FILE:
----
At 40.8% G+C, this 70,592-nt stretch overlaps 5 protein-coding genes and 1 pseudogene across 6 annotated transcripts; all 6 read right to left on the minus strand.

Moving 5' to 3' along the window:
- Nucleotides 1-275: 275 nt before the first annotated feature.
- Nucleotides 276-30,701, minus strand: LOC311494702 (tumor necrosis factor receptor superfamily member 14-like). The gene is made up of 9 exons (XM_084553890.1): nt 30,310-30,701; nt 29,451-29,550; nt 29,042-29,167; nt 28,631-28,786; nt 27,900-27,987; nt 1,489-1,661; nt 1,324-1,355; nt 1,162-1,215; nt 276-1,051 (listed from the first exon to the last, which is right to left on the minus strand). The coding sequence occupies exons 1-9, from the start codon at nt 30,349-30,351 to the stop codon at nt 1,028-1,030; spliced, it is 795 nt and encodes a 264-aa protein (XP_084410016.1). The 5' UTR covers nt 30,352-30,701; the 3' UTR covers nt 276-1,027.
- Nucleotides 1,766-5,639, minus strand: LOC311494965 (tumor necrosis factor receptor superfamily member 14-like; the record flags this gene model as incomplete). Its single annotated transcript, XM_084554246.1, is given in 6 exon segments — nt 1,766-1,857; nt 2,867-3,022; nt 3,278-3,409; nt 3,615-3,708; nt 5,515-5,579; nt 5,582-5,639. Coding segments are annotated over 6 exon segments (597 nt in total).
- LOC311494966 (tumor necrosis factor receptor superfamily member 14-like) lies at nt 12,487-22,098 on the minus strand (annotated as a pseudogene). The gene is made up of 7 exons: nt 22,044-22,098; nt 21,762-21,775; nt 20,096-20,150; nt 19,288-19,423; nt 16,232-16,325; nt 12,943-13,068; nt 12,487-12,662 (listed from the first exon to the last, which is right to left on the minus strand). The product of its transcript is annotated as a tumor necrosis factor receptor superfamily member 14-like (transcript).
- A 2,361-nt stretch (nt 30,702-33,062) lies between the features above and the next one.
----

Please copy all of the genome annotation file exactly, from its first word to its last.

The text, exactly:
At 40.8% G+C, this 70,592-nt stretch overlaps 5 protein-coding genes and 1 pseudogene across 6 annotated transcripts; all 6 read right to left on the minus strand.

Moving 5' to 3' along the window:
- Nucleotides 1-275: 275 nt before the first annotated feature.
- Nucleotides 276-30,701, minus strand: LOC311494702 (tumor necrosis factor receptor superfamily member 14-like). The gene is made up of 9 exons (XM_084553890.1): nt 30,310-30,701; nt 29,451-29,550; nt 29,042-29,167; nt 28,631-28,786; nt 27,900-27,987; nt 1,489-1,661; nt 1,324-1,355; nt 1,162-1,215; nt 276-1,051 (listed from the first exon to the last, which is right to left on the minus strand). The coding sequence occupies exons 1-9, from the start codon at nt 30,349-30,351 to the stop codon at nt 1,028-1,030; spliced, it is 795 nt and encodes a 264-aa protein (XP_084410016.1). The 5' UTR covers nt 30,352-30,701; the 3' UTR covers nt 276-1,027.
- Nucleotides 1,766-5,639, minus strand: LOC311494965 (tumor necrosis factor receptor superfamily member 14-like; the record flags this gene model as incomplete). Its single annotated transcript, XM_084554246.1, is given in 6 exon segments — nt 1,766-1,857; nt 2,867-3,022; nt 3,278-3,409; nt 3,615-3,708; nt 5,515-5,579; nt 5,582-5,639. Coding segments are annotated over 6 exon segments (597 nt in total).
- LOC311494966 (tumor necrosis factor receptor superfamily member 14-like) lies at nt 12,487-22,098 on the minus strand (annotated as a pseudogene). The gene is made up of 7 exons: nt 22,044-22,098; nt 21,762-21,775; nt 20,096-20,150; nt 19,288-19,423; nt 16,232-16,325; nt 12,943-13,068; nt 12,487-12,662 (listed from the first exon to the last, which is right to left on the minus strand). The product of its transcript is annotated as a tumor necrosis factor receptor superfamily member 14-like (transcript).
- A 2,361-nt stretch (nt 30,702-33,062) lies between the features above and the next one.